ASCIA Guidelines - Acute management of anaphylaxis

These guidelines for the acute management of severe allergic reactions (anaphylaxis) are intended for medical practitioners, nurses and other health professionals who provide first responder emergency care. The appendix includes additional information for health professionals working in emergency departments, ambulance services, and rural or regional areas, who provide emergency care.

pdfASCIA HP Guidelines Acute Management Anaphylaxis 2020267.98 KB

Anaphylaxis definitions

Signs and symptoms of allergic reactions 

Mild or moderate reactions (may not always occur before anaphylaxis):

Anaphylaxis – Indicated by any one of the following signs:

Immediate actions for anaphylaxis

  1. Remove allergen (if still present).
  2. Call for assistance.
  3. Lay patient flat. Do not allow them to stand or walk.
    Do not hold infants upright.
    If breathing is difficult, allow them to sit.
    Lay down, sit, do not stand
  4. Adrenaline (epinephrine) is the first line treatment for anaphylaxis. Give intramuscular injection (IMI) adrenaline into outer mid-thigh without delay using an adrenaline autoinjector if available OR adrenaline ampoule/syringe.
  5. Give oxygen (if available).
  6. Call ambulance to transport patient if not already in a hospital setting.
  7. If required at any time, commence CPR (cardiopulmonary resuscitation).

ALWAYS give adrenaline FIRST, then asthma reliever if someone with known asthma and allergy to food, insects or medication has SUDDEN BREATHING DIFFICULTY (including wheeze, persistent cough or hoarse voice) even if there are no skin symptoms. 

Anaphylaxis triggers and reaction times

The most common triggers of anaphylaxis are foods, insect stings and drugs (medications). Less common triggers include latex and ticks.

Anaphylaxis usually occurs within one to two hours of ingestion in food allergy. The onset of a reaction may occur rapidly (within 30 minutes) or may be delayed several hours (for example, in mammalian meat allergy and food dependent exercise induced anaphylaxis, where symptoms usually occur during exercise).

Anaphylaxis to stings and injected medications (including radiocontrast agents and vaccines) usually occurs within 5-30 minutes but may be delayed. Anaphylaxis to oral medications can also occur but is less common than to injected medications.

Adrenaline administration and dosages

Adrenaline is the first line treatment for anaphylaxis and acts to reduce airway mucosal oedema, induce bronchodilation, induce vasoconstriction and increase strength of cardiac contraction.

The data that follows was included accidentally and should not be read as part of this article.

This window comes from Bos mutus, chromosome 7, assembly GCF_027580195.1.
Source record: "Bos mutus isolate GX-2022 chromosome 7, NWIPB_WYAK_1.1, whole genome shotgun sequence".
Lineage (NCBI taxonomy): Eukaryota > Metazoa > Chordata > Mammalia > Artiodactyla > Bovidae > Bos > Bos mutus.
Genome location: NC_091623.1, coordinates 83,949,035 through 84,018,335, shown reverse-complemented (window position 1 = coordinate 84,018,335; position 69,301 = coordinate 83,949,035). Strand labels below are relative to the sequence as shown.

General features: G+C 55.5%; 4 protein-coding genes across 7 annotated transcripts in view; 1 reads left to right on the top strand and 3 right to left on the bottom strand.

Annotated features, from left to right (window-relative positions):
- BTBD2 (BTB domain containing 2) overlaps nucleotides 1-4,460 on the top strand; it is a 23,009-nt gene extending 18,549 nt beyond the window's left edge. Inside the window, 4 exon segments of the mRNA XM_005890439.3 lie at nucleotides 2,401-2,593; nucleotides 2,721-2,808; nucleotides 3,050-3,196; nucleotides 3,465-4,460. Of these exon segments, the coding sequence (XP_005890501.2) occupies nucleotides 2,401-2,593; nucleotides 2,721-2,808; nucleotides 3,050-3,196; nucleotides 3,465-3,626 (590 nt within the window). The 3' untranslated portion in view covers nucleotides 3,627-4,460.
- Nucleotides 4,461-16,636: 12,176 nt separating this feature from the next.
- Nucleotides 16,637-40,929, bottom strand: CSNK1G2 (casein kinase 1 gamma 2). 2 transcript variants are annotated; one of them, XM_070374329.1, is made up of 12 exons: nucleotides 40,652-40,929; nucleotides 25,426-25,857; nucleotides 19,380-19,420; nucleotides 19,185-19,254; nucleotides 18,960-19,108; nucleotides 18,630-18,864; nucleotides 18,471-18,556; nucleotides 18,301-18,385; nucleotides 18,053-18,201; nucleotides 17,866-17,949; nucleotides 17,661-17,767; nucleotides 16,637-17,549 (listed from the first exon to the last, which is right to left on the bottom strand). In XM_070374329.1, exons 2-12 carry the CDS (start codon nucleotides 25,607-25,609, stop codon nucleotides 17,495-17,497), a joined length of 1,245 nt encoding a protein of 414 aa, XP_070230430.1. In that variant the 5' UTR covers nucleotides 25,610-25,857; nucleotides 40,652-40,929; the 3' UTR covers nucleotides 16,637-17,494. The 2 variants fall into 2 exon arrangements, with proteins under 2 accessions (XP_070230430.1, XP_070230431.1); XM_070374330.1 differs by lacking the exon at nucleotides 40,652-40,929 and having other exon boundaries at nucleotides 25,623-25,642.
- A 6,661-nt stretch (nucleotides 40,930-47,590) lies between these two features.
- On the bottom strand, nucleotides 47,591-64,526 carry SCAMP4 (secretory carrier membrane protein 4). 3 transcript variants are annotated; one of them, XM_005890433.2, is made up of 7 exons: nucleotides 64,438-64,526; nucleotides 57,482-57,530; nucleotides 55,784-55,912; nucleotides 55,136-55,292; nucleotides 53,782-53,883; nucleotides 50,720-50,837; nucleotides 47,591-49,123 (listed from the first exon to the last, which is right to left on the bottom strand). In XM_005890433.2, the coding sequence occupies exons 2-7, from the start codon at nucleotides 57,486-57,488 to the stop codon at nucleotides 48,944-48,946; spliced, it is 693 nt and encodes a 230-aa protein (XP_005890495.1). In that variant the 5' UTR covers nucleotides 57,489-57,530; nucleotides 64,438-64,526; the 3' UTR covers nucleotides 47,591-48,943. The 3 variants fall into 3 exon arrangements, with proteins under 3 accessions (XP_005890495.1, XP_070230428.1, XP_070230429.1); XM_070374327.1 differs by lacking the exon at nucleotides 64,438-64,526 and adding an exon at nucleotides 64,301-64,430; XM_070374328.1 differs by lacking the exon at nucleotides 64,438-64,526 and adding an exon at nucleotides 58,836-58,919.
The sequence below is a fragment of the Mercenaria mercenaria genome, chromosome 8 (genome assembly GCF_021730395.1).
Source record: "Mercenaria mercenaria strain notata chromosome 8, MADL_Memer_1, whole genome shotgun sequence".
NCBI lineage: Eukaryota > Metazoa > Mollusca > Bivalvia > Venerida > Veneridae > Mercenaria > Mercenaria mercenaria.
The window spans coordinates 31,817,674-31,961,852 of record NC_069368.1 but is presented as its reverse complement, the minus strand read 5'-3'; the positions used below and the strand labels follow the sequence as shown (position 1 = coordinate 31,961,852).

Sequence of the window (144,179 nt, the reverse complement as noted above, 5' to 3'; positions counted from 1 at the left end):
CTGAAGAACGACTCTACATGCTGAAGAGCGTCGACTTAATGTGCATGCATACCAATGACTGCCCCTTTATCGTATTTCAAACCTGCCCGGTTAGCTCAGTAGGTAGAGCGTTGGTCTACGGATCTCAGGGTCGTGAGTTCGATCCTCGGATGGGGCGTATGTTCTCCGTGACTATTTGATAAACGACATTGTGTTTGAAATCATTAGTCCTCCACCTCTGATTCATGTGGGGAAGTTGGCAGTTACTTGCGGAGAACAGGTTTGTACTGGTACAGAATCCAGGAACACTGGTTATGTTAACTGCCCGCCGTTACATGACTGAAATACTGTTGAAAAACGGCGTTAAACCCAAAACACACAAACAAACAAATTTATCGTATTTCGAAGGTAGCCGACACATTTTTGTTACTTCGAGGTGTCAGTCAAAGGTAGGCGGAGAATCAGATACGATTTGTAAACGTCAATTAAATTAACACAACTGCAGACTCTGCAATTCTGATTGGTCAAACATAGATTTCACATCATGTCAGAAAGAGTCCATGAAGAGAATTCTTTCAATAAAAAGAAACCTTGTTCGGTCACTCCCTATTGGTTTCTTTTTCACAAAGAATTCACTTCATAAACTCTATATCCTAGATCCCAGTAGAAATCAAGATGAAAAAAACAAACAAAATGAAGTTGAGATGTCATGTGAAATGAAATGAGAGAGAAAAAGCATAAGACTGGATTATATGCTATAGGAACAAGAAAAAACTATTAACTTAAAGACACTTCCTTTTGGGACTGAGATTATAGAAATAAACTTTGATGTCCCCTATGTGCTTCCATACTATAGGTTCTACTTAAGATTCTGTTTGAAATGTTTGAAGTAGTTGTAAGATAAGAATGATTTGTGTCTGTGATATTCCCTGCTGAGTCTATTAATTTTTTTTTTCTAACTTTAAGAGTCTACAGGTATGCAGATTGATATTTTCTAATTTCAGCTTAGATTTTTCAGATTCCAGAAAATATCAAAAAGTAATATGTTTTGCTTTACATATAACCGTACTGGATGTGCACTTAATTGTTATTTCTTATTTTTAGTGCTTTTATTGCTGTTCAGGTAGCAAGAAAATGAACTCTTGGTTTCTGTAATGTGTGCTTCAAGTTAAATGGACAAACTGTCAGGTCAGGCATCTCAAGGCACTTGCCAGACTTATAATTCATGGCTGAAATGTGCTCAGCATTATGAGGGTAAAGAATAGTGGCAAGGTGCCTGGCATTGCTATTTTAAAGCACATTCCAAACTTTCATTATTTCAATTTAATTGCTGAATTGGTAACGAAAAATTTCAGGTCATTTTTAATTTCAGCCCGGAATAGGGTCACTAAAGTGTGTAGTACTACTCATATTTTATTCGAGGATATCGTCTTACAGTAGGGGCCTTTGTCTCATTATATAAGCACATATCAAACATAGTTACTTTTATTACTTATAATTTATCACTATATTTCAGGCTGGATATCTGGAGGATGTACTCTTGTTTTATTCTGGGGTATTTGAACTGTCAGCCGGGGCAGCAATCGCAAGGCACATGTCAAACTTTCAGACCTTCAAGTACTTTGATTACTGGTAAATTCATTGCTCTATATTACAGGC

Give INTRAMUSCULAR INJECTION (IMI) OF ADRENALINE (1:1000) into outer mid-thigh (0.01mg per kg up to 0.5mg per dose) without delay using an adrenaline autoinjector if available OR adrenaline ampoule and syringe, as follows: 

Adrenaline (epinephrine) dosages chart

Age (years)

Weight (kg)

Vol. adrenaline 1:1000

Adrenaline autoinjector



0.1 mL

Not available



0.1 mL

7.5-20 kg (~<5yrs)

0.15mg device

(e.g. EpiPen Jr)



0.15 mL



0.2 mL



0.3 mL

>20kg (~>5yrs)

0.3mg device

(e.g. EpiPen)



0.4 mL

~>12 and adults


0.5 mL


Anaphylaxis treatment for infants

Whilst 10-20kg was the previous weight guide for a 0.15mg adrenaline autoinjector device, a 0.15mg device may now also be prescribed for an infant weighting 7.5-10kg by health professionals who have made a considered assessment. Use of a 0.15mg device for treatment of infants weighing 7.5kg or more poses less risk, particularly when used without medical training, than use of an adrenaline ampoule and syringe.

Infants with anaphylaxis may retain pallor despite 2-3 doses of adrenaline, and this can resolve without further doses. More than 2-3 doses of adrenaline in infants may cause hypertension and tachycardia, which is often misinterpreted as an ongoing cardiovascular compromise or anaphylaxis. Blood pressure measurement can provide a guide to the effectiveness of treatment, to check if additional doses of adrenaline are required.

Management of anaphylaxis in pregnancy 

Management of anaphylaxis in pregnant women is the same as for non-pregnant women. Adrenaline should be the first line treatment for anaphylaxis in pregnancy, and prompt administration of adrenaline (1:1000 IM adrenaline 0.01mg per kg up to 0.5mg per dose) should not be withheld due to a fear of causing reduced placental perfusion. The left lateral position is recommended for patients who are pregnant to reduce the risk of compression of the inferior vena cava by the pregnant uterus and thus impairing venous return to the heart. Refer to ASCIA Guidelines for further information:

Positioning of patient

Supportive management - when skills and equipment are available

See Appendix for additional information.

Additional measures - IV adrenaline infusion in clinical setting

If there is an inadequate response after 2-3 adrenaline doses, or deterioration of the patient, start IV adrenaline infusion, given by staff trained in its use or in liaison with an emergency/critical care specialist.

IV adrenaline infusions should be used with a dedicated line, infusion pump and anti-reflux valves wherever possible.

CAUTION: IV boluses of adrenaline are NOT recommended without specialised training as they may increase the risk of cardiac arrhythmia.

See Appendix for additional information.